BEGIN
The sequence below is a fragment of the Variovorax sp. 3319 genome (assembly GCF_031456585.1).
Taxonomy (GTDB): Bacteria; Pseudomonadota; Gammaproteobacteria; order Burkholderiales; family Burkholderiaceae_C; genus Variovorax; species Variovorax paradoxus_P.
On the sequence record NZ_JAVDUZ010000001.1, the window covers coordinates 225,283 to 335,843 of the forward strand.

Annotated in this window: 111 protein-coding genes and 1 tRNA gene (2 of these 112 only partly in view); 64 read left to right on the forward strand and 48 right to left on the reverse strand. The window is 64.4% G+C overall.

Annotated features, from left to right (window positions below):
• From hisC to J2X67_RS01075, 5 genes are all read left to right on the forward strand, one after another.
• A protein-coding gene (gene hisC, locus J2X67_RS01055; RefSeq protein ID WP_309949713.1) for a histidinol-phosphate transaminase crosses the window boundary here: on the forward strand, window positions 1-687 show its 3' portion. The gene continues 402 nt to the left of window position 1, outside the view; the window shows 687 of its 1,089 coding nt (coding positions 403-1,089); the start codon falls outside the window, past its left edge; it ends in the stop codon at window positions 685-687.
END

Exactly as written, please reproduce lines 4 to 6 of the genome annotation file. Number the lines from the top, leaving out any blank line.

Annotated in this window: 111 protein-coding genes and 1 tRNA gene (2 of these 112 only partly in view); 64 read left to right on the forward strand and 48 right to left on the reverse strand. The window is 64.4% G+C overall.

Annotated features, from left to right (window positions below):
• From hisC to J2X67_RS01075, 5 genes are all read left to right on the forward strand, one after another.